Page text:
It started off, as most threads do, as a fair innocuous question; I was doing some research for a book I’m working on (more on that soon…) and needed to know about one aspect of Perl 6 regular expression syntax.
It quickly headed off at a tangent, until it was about tuple syntax. Perl has typically been very good at doing what you mean, but that can cause some confusion. Someone noticed that when lists return their length in numeric context, weird things can happen:
(7,8,9) == 3 # true (7,8) == 2 # true (7) == 1 # false () == 0 # true?
Chip Salzenberg quickly pointed out what was wrong with this: Perl 6 was subconsciously appropriating Python’s tuple syntax without its cleanliness of explicit interfaces.
Someone else naturally suggested that adding even more magic would fix the problem. I found myself longing for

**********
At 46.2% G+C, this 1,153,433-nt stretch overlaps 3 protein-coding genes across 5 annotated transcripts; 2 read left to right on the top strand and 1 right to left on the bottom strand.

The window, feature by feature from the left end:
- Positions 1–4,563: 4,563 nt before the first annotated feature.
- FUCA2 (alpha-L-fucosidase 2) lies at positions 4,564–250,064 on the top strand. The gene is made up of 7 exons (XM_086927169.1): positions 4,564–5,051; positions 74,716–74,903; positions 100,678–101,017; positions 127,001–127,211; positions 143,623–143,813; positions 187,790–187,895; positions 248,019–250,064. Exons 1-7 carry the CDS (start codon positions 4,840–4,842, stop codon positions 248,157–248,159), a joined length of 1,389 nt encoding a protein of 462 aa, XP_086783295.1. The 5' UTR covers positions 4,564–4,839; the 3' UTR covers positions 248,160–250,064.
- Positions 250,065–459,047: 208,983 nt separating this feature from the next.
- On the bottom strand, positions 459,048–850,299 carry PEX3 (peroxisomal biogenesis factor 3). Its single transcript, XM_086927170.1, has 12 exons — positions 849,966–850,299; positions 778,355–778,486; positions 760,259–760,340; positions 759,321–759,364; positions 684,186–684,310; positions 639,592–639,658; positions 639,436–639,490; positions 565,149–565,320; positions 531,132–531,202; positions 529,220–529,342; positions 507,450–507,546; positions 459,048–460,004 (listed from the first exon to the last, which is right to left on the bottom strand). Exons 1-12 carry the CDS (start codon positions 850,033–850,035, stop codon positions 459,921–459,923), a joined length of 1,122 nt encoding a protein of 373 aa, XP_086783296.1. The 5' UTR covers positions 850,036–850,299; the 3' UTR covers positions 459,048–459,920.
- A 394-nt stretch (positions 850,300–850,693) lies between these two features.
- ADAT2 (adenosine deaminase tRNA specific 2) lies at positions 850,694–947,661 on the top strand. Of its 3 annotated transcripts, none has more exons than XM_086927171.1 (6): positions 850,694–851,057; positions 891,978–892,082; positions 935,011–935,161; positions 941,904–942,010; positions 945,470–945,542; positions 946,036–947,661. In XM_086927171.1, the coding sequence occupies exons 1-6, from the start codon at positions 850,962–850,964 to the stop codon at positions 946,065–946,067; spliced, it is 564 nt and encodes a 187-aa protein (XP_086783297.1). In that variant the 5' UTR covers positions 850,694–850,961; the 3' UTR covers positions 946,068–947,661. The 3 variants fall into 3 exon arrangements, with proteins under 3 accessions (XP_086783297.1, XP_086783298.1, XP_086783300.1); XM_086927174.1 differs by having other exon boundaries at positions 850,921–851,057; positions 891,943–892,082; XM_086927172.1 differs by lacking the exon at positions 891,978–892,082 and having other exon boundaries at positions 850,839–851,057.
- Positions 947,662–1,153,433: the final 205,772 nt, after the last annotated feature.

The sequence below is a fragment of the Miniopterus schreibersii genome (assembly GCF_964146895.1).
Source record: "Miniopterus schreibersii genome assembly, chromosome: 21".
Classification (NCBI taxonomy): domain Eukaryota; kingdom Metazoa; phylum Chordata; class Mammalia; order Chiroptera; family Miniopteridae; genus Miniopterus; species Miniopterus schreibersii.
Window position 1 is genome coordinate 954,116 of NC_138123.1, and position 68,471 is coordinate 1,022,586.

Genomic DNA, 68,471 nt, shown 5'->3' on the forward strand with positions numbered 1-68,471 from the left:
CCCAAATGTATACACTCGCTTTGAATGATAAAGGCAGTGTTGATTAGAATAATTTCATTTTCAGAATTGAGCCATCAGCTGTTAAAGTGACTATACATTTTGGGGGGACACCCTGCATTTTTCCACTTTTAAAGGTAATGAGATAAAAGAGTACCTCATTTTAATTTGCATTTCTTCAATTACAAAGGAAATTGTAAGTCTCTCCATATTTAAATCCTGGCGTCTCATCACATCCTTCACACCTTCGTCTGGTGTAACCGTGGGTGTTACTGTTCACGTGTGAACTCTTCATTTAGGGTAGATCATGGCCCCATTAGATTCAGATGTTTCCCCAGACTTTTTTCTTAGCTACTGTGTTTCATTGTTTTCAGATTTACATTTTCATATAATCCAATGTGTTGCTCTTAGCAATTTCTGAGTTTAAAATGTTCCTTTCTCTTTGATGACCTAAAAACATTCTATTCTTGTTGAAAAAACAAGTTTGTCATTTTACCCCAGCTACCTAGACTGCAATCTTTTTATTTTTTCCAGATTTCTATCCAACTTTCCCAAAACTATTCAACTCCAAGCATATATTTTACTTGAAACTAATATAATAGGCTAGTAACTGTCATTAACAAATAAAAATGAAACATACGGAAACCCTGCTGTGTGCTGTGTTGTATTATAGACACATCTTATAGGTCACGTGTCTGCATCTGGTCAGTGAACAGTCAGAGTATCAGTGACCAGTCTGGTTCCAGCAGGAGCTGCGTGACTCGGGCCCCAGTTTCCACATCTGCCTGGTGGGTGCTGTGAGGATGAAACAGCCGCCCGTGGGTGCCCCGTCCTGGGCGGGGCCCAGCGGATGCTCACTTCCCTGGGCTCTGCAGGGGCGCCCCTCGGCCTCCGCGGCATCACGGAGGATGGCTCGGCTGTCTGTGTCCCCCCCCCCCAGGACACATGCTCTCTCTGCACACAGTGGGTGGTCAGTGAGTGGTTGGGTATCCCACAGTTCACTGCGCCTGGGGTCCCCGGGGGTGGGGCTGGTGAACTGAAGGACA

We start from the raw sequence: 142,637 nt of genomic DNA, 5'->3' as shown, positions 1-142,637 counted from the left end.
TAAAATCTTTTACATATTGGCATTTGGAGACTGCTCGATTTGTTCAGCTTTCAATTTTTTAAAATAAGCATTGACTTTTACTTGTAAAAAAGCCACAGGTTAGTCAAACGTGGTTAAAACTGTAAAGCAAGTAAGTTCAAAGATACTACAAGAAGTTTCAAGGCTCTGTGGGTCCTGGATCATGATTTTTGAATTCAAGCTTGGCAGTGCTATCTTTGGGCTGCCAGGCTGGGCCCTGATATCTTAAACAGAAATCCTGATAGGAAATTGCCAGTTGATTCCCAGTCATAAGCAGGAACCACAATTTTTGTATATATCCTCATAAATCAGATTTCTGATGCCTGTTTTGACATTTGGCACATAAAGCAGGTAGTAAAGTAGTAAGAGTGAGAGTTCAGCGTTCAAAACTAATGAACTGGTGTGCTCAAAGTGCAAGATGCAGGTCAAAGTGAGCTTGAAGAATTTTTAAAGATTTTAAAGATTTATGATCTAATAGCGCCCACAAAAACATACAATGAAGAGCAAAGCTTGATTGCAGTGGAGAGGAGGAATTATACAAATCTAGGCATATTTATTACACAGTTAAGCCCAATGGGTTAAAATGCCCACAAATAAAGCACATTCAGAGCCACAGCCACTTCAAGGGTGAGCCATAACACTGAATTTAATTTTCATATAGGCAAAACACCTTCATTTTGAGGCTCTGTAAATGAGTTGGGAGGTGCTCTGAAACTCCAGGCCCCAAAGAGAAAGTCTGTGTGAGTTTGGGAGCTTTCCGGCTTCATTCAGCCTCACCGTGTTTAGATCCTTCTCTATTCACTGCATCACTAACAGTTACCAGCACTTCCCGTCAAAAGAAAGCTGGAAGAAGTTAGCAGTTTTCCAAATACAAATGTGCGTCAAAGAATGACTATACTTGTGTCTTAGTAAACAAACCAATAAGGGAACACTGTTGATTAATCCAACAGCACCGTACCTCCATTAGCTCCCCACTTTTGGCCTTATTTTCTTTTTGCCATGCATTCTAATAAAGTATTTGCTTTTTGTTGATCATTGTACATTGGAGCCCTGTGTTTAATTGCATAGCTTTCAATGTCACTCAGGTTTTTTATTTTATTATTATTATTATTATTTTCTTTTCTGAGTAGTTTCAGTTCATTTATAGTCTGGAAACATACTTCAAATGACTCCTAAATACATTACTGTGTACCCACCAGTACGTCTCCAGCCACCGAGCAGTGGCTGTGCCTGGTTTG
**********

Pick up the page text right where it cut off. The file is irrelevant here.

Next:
@foo.length to do the right thing and for
3 + @foo to be a syntax error.
That’s basically when I realised the pressures of a language designer: lists are the second most fundamental data structure in the language after the scalar, and we’re already proposing adding inscrutable levels of complexity, context-sensitivity and magic to them. This has to be curbed.
But what I was proposing as a solution wasn’t Perl; it was Python. Perl has mutable types and context-sensitivity, and that’s all there is to it; take that away and you’ve got something that isn’t Perl. All these things, however magical and funny they may seem, have been part of Perl since time immemorial - much like when analysing human languages, it’s only when we stop to formalise them that we see the edge cases and the places that the language “doesn’t work”.
Larry’s job is to walk the tightrope between formalisation and approachability, between clarity and ease of use, between regularity and informality. It’s a hard job, and I’m sure he’s thankful for his able assistants; but restructuring and redefining a language that’s prided itself on its unstructured and undefinable nature isn’t the easiest job in the world. No wonder, you might say, the design is taking so long.
How do you think Perl 6 can maintain the approachability of previous versions while being more regular and formalised?
Is it even possible?